Tutorials All you need to know about deflation

All you need to know about deflation

Deflation is exactly opposite of inflation which means the prices of goods and services keep falling.
Team Cafemutual Oct 15, 2016

In a country like India which is battling inflation, you may not have heard the term ‘deflation’. Deflation is exactly opposite of inflation which means the prices of goods and services keep falling. This means you will able to buy more goods with the same amount of money. It sounds great, isn’t it? However, deflation can be more damaging to an economy than inflation.

There are a number of factors which can lead to deflation. One of the reasons is increased supply. Generally, fall in prices of goods is a function of demand and supply. If many players are supplying the same good, the prices of that particular good will fall.

Here’s what happens when an economy faces deflation:

Drop in consumer spending

The relationship between deflation and consumer spending is complex. When the economy is facing deflation, in the short run, consumers may take advantage of it by spending more. However, they would realize that prices could continue to fall further which could defer their spending. This dampens demand and companies are forced to cut prices to clear their inventory. As profitability decline, companies would be reluctant to make investments in new projects. This would in turn slow down investments in the economy and the cycle of deflation may get worse. With the fall in private investments, the government tends to increase its expenditure to spur demand.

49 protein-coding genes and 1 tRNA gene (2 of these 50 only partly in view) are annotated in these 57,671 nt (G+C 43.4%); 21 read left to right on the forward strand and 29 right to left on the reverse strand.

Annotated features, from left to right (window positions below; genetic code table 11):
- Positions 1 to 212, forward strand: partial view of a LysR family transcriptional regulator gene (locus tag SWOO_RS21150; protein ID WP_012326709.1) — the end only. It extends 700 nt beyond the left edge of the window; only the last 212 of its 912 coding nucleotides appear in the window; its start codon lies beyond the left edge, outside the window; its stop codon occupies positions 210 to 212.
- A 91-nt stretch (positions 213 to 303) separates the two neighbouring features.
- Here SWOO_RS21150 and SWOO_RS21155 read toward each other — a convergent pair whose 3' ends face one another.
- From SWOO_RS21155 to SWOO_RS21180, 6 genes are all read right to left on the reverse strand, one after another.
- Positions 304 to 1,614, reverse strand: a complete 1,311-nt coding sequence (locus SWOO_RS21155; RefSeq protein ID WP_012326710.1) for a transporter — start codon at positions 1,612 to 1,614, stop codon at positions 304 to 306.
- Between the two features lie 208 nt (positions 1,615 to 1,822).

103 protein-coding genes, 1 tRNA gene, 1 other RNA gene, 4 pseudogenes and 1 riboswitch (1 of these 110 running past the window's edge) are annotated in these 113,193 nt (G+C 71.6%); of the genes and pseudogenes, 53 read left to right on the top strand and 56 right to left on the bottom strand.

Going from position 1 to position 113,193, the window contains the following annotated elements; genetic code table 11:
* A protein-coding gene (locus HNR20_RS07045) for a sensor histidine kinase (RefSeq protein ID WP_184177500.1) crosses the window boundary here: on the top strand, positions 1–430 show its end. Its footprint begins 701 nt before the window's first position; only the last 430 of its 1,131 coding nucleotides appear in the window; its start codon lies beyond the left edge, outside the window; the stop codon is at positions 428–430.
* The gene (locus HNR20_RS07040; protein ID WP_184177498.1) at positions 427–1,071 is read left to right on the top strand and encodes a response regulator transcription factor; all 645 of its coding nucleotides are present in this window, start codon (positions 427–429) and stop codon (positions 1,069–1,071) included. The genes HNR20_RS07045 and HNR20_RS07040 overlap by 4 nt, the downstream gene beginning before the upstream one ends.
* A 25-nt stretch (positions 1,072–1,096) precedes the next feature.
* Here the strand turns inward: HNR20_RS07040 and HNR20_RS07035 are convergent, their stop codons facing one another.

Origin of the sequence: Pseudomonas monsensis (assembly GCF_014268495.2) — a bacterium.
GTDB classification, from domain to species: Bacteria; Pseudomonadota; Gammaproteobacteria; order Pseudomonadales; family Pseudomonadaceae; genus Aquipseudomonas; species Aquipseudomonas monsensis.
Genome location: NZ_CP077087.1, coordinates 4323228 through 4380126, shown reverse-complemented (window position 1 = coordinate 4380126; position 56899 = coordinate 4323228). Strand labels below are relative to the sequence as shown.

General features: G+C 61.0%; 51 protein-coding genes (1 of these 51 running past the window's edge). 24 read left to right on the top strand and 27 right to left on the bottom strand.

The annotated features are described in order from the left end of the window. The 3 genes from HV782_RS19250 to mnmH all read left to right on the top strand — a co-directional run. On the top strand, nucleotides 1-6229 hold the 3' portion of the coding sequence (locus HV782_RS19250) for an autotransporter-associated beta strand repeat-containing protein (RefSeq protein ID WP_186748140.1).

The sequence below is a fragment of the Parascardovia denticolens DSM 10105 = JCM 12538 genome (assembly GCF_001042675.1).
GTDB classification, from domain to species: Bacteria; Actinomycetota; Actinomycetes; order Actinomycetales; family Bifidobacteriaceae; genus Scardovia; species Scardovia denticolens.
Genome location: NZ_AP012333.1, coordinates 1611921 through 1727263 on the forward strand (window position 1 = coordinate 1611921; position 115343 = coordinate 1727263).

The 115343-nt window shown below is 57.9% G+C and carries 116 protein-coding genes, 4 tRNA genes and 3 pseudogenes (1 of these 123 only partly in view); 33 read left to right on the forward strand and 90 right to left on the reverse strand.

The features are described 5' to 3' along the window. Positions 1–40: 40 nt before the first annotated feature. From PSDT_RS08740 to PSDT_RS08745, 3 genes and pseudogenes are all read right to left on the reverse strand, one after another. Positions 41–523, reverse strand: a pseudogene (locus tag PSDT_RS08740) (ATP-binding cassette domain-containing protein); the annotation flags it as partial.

Reduced Revenues

In order to stay competitive, companies tend to reduce the prices of their products. This has a direct impact on their revenues.

Wage Cutbacks

Since the profitability of companies drop, they find ways to reduce their expenses to protect their bottom line. They can make these cuts by reducing wages and downsizing.  

Reduction in investments

When the economy is facing deflation, investors may not invest in markets. This is because markets will not rise because companies would report lower profits which would eventually reflect in the share prices. Rather, investors would hold on cash or invest in fixed deposits to protect their capital.

To spur demand, central banks would pump in more money in the economy by reducing policy rates. This would make interest rates to go down. Thus, investors would earn even less in fixed deposits. This would make investors hold on to cash.

Reduced credit

As prices decline and companies react to it by downsizing or reducing salaries, consumers may not be able to pay back their loans. If borrowers are unable pay back, lenders will be unable to recover their loans through foreclosures or property seizures. Fearing further bad loans, banks slow down lending which further dampens consumer demand.

Countries facing deflation 

Japan is facing deflation since 1990s due to tight monetary conditions, unfavorable demographics and bad loans. The government tried to put the economy back on track by increasing the money supply. However, this did not yield the desired results. In January, The Bank of Japan adopted a negative interest rate policy to achieve its 2% inflation target.  

Just like Japan, many other European countries like Greece, Croatia, Sweden, Poland and Spain are facing deflation. To sum up, the fear of deflation lowers investor confidence which is reflected in markets across the globe. 




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